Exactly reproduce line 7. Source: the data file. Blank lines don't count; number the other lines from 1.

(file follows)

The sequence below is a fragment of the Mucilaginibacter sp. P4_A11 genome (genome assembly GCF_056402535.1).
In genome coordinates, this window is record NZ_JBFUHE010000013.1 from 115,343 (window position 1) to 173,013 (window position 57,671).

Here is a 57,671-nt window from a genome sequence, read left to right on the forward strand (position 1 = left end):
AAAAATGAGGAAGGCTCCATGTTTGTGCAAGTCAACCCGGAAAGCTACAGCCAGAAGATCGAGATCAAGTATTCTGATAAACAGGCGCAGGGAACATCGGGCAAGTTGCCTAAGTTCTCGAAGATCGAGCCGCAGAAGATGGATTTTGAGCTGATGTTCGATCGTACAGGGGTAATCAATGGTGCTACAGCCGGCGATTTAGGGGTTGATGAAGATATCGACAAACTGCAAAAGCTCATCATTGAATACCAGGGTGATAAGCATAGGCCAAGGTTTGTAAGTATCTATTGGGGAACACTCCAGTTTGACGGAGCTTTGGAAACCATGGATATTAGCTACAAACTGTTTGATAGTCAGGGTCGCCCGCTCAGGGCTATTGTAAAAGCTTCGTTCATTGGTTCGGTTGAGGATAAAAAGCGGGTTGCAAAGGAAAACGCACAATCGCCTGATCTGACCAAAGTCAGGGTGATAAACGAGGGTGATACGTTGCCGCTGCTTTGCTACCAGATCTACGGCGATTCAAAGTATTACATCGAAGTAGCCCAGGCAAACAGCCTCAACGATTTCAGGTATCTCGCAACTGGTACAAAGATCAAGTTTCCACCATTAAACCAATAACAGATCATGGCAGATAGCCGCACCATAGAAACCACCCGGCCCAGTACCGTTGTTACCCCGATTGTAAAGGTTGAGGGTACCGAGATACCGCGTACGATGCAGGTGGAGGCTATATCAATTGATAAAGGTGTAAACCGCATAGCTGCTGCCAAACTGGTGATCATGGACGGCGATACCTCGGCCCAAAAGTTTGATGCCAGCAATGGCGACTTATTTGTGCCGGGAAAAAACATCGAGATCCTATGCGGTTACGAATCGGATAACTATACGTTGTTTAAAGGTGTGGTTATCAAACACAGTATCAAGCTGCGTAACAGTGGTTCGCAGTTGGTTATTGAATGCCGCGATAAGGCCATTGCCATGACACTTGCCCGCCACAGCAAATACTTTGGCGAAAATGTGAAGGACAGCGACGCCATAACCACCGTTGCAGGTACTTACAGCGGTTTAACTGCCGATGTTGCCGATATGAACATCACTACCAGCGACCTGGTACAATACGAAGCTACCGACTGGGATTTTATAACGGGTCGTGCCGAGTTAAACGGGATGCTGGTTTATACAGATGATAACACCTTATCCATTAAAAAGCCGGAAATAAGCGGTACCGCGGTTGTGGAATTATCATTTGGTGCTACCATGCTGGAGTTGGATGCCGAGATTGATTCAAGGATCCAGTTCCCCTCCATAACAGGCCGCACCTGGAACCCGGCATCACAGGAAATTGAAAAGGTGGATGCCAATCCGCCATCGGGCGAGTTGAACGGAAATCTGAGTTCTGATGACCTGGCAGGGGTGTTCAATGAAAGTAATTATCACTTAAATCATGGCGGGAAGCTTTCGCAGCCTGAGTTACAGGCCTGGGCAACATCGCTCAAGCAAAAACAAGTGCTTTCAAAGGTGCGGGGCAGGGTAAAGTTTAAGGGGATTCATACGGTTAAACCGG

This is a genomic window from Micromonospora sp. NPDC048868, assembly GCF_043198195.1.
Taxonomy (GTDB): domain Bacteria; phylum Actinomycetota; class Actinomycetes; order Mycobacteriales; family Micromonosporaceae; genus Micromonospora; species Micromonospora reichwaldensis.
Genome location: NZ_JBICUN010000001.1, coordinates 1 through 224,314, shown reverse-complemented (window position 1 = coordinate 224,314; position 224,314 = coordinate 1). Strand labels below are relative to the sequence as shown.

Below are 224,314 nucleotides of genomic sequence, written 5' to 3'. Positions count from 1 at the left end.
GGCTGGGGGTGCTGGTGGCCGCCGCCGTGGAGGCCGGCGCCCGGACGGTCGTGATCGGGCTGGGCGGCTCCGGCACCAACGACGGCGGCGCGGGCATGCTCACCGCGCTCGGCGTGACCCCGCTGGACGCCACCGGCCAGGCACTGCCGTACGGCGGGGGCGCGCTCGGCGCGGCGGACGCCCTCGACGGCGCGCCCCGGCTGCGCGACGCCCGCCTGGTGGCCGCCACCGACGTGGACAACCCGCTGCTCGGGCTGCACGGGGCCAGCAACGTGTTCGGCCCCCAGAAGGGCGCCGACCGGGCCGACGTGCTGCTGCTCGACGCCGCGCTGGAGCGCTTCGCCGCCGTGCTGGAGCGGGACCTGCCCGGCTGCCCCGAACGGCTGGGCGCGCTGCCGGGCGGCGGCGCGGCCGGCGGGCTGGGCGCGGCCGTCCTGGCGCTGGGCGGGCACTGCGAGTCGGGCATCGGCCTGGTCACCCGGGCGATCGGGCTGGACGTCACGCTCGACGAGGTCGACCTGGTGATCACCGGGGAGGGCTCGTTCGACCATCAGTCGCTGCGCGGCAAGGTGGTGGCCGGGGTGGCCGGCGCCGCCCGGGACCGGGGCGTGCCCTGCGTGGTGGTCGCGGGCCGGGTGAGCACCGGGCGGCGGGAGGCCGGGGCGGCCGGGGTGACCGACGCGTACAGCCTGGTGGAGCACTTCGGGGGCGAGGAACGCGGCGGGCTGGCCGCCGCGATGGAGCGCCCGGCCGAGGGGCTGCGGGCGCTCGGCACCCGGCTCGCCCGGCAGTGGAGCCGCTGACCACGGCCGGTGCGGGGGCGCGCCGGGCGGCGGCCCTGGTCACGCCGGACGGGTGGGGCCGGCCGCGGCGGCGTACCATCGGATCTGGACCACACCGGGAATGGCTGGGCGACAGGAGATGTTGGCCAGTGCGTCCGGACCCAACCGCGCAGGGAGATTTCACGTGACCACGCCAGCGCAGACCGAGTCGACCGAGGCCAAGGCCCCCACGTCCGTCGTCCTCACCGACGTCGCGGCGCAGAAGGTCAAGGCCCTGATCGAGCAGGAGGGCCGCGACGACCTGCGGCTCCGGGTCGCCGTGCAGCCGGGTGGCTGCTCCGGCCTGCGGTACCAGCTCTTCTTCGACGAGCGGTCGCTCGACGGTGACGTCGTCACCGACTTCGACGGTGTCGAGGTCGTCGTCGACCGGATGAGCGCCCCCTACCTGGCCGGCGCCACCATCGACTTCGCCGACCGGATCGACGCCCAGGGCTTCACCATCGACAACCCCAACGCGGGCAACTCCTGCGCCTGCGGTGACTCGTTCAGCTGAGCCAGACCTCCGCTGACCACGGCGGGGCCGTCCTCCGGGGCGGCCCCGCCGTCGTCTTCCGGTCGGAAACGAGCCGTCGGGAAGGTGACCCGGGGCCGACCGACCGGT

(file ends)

Genome location: NZ_JBICUN010000001.1, coordinates 1 through 224,314, shown reverse-complemented (window position 1 = coordinate 224,314; position 224,314 = coordinate 1). Strand labels below are relative to the sequence as shown.